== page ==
The computer 20 typically includes a variety of computer-readable media. Computer-readable media can be any available media that can be accessed by the computer 20 and includes both volatile and non-volatile media, removable and non-removable media. By way of example, and not limitation, computer-readable media may comprise computer storage media and communication media. Computer storage media includes, but is not limited to, RAM, ROM, EEPROM, flash memory or other memory technology, CD-ROM, Digital Versatile Disk (DVD) or other optical disk storage, magnetic cassettes, magnetic tape, magnetic disk storage or other magnetic storage devices, or any other medium which can be used to store the desired information and which can be accessed by the computer 20.
The communication media typically embodies computer-readable instructions, data structures, program modules or other data in a modulated data signal such as a carrier wave other transport mechanism and includes any information delivery media. The term “modulated data signal” means a signal that has one or more of its characteristics set or changed in such a manner to encode information in the signal. By way of example, and not limitation, communication media includes wired media such as a wired network or direct wired connection, and wireless media such as acoustic, RF, infrared and other wireless media. Combinations of any of the above should also be included within the scope of computer-readable media.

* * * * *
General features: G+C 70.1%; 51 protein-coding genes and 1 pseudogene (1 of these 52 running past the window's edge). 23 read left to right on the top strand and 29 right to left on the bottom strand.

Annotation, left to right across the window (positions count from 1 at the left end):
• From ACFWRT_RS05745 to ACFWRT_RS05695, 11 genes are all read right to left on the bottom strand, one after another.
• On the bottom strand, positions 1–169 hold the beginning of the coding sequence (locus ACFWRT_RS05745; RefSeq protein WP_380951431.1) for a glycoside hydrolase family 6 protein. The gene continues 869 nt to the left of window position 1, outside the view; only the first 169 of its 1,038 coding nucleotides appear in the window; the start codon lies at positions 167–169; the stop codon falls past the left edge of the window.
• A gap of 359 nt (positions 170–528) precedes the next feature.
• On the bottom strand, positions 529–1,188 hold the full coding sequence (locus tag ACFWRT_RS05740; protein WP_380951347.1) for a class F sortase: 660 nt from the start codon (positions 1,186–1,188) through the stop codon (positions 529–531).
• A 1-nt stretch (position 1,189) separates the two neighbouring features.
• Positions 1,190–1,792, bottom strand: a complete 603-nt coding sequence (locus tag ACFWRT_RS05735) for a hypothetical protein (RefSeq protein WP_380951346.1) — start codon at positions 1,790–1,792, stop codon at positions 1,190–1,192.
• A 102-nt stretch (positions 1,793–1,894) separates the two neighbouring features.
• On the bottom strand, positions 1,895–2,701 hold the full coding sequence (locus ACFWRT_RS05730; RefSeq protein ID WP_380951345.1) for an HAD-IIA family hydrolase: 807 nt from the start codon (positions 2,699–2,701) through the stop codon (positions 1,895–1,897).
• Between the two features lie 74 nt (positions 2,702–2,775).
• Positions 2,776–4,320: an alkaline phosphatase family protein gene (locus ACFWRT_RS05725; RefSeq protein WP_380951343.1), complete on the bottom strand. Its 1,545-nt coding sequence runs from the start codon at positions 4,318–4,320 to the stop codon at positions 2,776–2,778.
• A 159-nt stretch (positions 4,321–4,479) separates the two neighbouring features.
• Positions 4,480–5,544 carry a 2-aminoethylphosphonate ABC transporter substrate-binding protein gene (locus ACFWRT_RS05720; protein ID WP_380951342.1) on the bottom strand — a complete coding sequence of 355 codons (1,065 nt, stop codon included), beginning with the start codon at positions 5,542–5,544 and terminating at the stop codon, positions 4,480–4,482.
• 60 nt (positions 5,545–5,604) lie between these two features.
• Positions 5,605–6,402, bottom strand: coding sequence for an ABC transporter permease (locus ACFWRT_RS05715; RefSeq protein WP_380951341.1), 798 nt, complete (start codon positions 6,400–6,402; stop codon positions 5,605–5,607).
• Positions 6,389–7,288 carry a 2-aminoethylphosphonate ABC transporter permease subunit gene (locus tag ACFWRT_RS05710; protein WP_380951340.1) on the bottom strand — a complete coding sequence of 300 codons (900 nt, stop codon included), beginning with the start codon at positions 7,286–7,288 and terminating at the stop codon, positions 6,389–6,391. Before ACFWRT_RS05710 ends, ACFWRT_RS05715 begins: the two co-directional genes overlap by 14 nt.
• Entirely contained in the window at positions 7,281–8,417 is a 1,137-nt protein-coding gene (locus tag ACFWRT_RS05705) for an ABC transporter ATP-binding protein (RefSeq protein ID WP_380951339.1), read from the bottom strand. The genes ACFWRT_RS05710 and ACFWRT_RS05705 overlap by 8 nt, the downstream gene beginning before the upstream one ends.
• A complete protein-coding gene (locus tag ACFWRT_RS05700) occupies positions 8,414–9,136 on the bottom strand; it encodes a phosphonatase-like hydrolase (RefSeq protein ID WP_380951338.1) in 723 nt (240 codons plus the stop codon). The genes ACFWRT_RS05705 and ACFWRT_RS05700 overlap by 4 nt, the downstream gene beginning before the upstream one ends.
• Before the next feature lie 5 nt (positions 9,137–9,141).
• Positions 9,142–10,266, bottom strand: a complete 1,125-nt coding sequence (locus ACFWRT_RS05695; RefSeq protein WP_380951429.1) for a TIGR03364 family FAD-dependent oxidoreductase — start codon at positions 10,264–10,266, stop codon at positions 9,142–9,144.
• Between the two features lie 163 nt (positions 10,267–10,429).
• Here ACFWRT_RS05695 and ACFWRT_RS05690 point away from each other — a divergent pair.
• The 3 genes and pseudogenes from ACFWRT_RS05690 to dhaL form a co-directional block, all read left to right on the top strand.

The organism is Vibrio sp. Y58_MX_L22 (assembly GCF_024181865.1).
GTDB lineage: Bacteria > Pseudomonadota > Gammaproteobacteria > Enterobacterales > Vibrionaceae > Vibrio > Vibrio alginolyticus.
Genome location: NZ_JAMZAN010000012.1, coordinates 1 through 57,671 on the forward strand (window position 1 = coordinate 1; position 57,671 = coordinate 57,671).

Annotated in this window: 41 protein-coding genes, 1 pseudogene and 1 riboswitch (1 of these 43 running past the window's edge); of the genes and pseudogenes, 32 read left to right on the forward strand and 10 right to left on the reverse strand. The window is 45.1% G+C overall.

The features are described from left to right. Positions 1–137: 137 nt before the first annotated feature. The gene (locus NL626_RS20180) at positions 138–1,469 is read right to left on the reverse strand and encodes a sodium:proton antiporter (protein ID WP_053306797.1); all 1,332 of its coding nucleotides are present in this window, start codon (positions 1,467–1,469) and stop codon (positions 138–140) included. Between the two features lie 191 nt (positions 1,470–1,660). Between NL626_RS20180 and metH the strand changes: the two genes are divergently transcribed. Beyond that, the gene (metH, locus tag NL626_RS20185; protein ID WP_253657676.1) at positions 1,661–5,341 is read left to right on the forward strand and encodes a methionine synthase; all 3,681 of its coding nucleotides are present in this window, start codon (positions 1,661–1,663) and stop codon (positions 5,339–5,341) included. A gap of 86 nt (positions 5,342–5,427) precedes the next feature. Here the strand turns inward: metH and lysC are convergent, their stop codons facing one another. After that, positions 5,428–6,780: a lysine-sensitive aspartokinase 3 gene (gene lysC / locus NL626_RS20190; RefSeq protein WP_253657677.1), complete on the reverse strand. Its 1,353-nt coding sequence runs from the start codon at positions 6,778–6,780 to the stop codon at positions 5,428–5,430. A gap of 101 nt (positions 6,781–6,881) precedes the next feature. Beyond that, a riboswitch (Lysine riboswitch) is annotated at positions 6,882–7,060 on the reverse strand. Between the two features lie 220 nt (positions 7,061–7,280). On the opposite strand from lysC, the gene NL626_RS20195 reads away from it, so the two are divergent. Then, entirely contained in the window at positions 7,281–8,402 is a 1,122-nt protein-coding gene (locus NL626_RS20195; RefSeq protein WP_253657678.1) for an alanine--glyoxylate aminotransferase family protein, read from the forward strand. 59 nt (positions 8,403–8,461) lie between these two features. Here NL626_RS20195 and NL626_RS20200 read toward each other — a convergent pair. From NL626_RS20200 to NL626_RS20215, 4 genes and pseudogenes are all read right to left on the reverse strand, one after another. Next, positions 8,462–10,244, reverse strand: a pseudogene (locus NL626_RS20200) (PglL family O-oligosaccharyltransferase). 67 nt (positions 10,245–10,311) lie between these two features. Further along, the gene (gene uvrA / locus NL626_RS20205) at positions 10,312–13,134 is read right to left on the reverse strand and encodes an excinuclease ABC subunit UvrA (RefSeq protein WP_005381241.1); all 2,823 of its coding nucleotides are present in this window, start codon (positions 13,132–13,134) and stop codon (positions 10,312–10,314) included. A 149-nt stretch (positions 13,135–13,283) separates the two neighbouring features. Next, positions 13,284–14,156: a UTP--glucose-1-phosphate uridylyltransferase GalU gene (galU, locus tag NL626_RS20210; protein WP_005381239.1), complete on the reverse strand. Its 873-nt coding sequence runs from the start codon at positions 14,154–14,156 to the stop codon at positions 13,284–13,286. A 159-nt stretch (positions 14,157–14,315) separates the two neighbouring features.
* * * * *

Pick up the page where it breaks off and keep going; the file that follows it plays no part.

The system memory 24 includes computer storage media in the form of volatile and/or non-volatile memory such as read only memory (ROM) 28 and random access memory (RAM) 30. A basic input/output system 32 (BIOS), containing the basic routines that help to transfer information between elements within the computer 20, such as during start-up, is typically stored in ROM 28. RAM 30 typically contains data and/or program modules that are immediately accessible to and/or presently being operated on by the processing unit 22. By way of example, and not limitation,
The computer 20 may also include removable/non-removable, volatile/non-volatile computer storage media. By way of example only,
The drives and their associated computer storage media discussed above and illustrated in
The computer 20 may operate in a network environment using logical connections to one or more remote computers 65. The remote computer 65 may be a personal computer, a server, a router, a network PC, a peer device or other common network node, and typically includes many or all of the elements described above relative to the computer 20, although only a memory storage device has been illustrated in